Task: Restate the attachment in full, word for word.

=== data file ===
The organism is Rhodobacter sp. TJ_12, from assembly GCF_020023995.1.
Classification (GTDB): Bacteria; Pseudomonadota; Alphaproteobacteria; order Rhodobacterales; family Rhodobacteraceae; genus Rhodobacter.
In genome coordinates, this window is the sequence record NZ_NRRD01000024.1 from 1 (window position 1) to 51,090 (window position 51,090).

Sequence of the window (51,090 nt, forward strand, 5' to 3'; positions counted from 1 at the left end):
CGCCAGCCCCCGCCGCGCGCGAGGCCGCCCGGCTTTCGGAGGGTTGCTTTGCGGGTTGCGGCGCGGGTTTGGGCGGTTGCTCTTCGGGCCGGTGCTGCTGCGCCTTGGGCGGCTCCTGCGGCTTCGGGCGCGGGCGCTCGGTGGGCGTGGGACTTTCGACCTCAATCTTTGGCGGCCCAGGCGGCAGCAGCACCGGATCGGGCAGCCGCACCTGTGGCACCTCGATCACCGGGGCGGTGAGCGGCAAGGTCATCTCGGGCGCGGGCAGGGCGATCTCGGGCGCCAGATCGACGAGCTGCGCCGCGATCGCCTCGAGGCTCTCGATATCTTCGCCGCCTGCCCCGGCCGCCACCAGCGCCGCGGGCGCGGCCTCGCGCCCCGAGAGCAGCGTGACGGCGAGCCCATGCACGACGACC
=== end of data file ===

The organism is Rhodobacter sp. TJ_12, from assembly GCF_020023995.1.
Classification (GTDB): Bacteria; Pseudomonadota; Alphaproteobacteria; order Rhodobacterales; family Rhodobacteraceae; genus Rhodobacter.
In genome coordinates, this window is the sequence record NZ_NRRD01000024.1 from 1 (window position 1) to 51,090 (window position 51,090).

Sequence of the window (51,090 nt, forward strand, 5' to 3'; positions counted from 1 at the left end):
CGCCAGCCCCCGCCGCGCGCGAGGCCGCCCGGCTTTCGGAGGGTTGCTTTGCGGGTTGCGGCGCGGGTTTGGGCGGTTGCTCTTCGGGCCGGTGCTGCTGCGCCTTGGGCGGCTCCTGCGGCTTCGGGCGCGGGCGCTCGGTGGGCGTGGGACTTTCGACCTCAATCTTTGGCGGCCCAGGCGGCAGCAGCACCGGATCGGGCAGCCGCACCTGTGGCACCTCGATCACCGGGGCGGTGAGCGGCAAGGTCATCTCGGGCGCGGGCAGGGCGATCTCGGGCGCCAGATCGACGAGCTGCGCCGCGATCGCCTCGAGGCTCTCGATATCTTCGCCGCCTGCCCCGGCCGCCACCAGCGCCGCGGGCGCGGCCTCGCGCCCCGAGAGCAGCGTGACGGCGAGCCCATGCACGACGACC